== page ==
What TV Pundits Don’t Tell Us About Iranian Protests

I wonder whether the people who pontificate endlessly on those 24-hour news channels in America are uninformed, misinformed or simply want to mislead their viewers in order to implement some hidden agenda. My suspicions are based not so much on what they say but on what they don’t say.

protestFor example, I have heard no one on television mention America’s involvement – make that interference – in Iranian politics. Commentators will tell you that the Iranian government has accused the U.S. of helping to foment the current unrest (photo at right), but I haven’t heard anyone explain why the charge might have some validity.

I found out about it in a Truthout article by Steve Weissman. Truthout is a service that scours the news of the day to bring you revealing information, and it seems to have a liberal bias, so you might be skeptical of Weissman’s charges. But Weissman quotes ABC News as the source of his information, and I think network reporters usually try to be objective. Furthermore, he says New Yorker Magazine’s Seymour Hersh “subsequently confirmed the story.”

Here’s an excerpt from Weissman’s article:

Back in 2007, ABC News reported that President George W. Bush had signed a secret “Presidential finding” authorizing the CIA to mount covert “black” operations to destabilize the Iranian government. According to current and former intelligence officials, these operations included “a coordinated campaign of propaganda broadcasts, placement of negative newspaper articles, and the manipulation of Iran’s currency and international banking transactions.”

In the language of spookery, this was an updated version of the destabilization campaign that the CIA had earlier used to overthrow the progressive government of Salvador Allende in Chile.

The plan had the strong backing of Vice President Dick Cheney, National Security Adviser Steve Hadley and Deputy National Security Adviser Elliott Abrams. As ABC noted, Abrams had earlier pled guilty to withholding information from Congress about efforts to destabilize the Sandinista government in Nicaragua during the Iran-contra affair of the 1980s.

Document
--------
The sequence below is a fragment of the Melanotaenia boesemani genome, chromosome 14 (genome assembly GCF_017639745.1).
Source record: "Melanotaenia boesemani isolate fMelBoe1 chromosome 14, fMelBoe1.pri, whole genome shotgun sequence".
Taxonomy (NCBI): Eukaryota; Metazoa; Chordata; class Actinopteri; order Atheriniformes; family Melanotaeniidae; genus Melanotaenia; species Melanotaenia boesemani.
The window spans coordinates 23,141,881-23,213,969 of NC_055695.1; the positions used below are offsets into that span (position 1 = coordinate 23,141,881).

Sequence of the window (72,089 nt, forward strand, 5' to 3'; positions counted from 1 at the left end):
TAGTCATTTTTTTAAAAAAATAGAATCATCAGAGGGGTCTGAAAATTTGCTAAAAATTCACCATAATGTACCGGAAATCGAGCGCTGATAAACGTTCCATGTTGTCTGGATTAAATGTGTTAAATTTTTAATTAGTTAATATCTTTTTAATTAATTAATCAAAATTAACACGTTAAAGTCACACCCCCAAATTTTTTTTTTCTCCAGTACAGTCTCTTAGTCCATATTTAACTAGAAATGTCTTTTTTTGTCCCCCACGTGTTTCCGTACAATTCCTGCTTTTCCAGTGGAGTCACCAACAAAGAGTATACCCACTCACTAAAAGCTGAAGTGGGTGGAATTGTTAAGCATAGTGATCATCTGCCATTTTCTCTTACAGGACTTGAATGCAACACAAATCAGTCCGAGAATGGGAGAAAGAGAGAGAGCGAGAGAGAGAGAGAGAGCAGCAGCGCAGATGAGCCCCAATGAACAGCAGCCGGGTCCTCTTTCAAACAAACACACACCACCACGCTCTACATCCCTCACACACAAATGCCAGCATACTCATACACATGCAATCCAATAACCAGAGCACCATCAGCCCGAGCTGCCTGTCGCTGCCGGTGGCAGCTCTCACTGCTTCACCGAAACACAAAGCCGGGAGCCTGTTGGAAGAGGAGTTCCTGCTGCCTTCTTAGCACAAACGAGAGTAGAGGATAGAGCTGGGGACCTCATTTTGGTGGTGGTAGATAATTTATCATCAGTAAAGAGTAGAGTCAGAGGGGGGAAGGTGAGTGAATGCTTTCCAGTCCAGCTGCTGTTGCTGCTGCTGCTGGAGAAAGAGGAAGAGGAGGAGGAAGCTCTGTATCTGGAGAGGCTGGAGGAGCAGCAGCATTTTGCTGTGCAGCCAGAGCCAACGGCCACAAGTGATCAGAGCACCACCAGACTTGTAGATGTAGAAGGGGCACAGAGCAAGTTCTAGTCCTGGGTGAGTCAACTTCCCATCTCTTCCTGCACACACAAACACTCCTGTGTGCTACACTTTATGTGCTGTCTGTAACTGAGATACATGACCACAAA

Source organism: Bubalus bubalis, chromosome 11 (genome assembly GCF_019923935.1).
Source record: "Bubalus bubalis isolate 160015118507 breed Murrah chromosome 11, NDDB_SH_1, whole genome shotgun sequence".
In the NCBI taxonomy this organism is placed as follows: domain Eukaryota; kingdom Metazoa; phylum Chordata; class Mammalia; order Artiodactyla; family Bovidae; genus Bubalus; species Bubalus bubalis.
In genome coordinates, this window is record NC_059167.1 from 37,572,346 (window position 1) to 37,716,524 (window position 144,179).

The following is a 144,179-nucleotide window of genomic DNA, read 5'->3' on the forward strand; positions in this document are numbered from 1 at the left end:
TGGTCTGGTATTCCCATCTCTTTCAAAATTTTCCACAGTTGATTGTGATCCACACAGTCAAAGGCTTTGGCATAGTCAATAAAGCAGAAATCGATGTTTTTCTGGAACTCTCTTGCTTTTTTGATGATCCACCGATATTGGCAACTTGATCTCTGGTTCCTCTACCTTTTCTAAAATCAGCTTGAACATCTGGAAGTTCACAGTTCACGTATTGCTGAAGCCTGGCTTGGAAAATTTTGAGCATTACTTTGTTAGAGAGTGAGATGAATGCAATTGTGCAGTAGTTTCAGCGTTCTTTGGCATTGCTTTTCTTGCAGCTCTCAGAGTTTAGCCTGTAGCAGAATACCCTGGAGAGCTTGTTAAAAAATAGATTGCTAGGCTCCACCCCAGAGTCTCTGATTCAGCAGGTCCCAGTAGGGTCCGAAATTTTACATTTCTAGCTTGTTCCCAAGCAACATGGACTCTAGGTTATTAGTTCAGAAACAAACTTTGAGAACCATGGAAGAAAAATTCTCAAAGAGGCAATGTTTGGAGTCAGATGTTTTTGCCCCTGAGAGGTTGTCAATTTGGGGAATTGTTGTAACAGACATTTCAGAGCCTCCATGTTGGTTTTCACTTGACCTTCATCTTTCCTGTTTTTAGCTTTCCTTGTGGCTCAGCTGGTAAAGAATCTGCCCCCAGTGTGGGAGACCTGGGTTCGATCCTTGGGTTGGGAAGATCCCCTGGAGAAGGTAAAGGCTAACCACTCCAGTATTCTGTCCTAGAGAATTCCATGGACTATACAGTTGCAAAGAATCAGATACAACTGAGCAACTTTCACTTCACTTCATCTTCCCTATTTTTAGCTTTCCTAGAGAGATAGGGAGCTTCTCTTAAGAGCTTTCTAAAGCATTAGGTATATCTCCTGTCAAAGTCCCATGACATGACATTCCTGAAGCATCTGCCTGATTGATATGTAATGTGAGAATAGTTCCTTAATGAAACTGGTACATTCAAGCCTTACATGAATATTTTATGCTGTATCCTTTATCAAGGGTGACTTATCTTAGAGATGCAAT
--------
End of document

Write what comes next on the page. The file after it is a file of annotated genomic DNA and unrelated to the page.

ABC News also reported that American and Pakistani intelligence were backing a separatist militia of militant Sunni tribesmen from the non-Persian Baluchi region of Iran. The group – Jundallah (Soldiers of God) – conducted deadly raids into Iran from bases in Pakistan’s Baluchistan Province. Funding for this was reportedly funneled through Iranian exiles with connections in Europe and the Gulf States.

Weissman quotes Hersh as reporting that “the Democratic-controlled Congress had approved up to $400 million to fund the destabilization campaign” in Iran.

I find it hard to believe that President Obama would continue the subversive activities initiated by President Bush, but Weissman says the current U.S. administration has not indicated it would stop the destabilization campaign. “To the contrary,” Weissman writes, “in the build-up to the Iranian election, Washington sharpened its propaganda efforts. According to Ken Timmerman, the executive director of the right-wing Foundation for Democracy in Iran, the Persian Service of Voice of America clearly sided with the anti-Ahmadinejad candidate Mir Hossein Mousavi.”

Weissman also quotes Timmerman as suggesting the National Endowment for Democracy is also involved in stirring up trouble in Iran.

Here’s the quote:

 The National Endowment for Democracy has spent millions of dollars during the past decade promoting ‘color’ revolutions in places such as Ukraine and Serbia, training political workers in modern communications and organizational techniques,” Timmerman wrote on newsmax.com.

“Some of that money appears to have made it into the hands of pro-Mousavi groups, who have ties to non-governmental organizations outside Iran that the National Endowment for Democracy funds.”

The National Endowment for Democracy is the umbrella organization under which John McCain’s International Republican Institute operates. It is funded in part by grants from the U.S. Government and in part by private contributions.

This is the kind of meddling that – if it is confirmed – could have tragic results for the protesters in Iran. There’s no way their uprising can succeed if the U.S. is perceived as promoting it. And the resulting government crackdown could be horribly bloody. It would be reassuring to find out that the Obama Administration pulled the plug on the Bush- Cheney “destabilization” campaign, and is discouraging the National Endowment for Democracy’s subversive activities.

I think the television pundits should dig up this kind of background information when they report on the Iranian demonstrations. And I wonder why they don’t. Is it because of ignorance? Or something more sinister?

gwgraeme

I am a Jamaican-born writer who has lived and worked in Canada and the United States. I live in Lakeland, Florida with my wife, Sandra, our three cats and two dogs. I like to play golf and enjoy our garden, even though it's a lot of work. Since retiring from newspaper reporting I've written a few books. I also write a monthly column for Jamaicans.com

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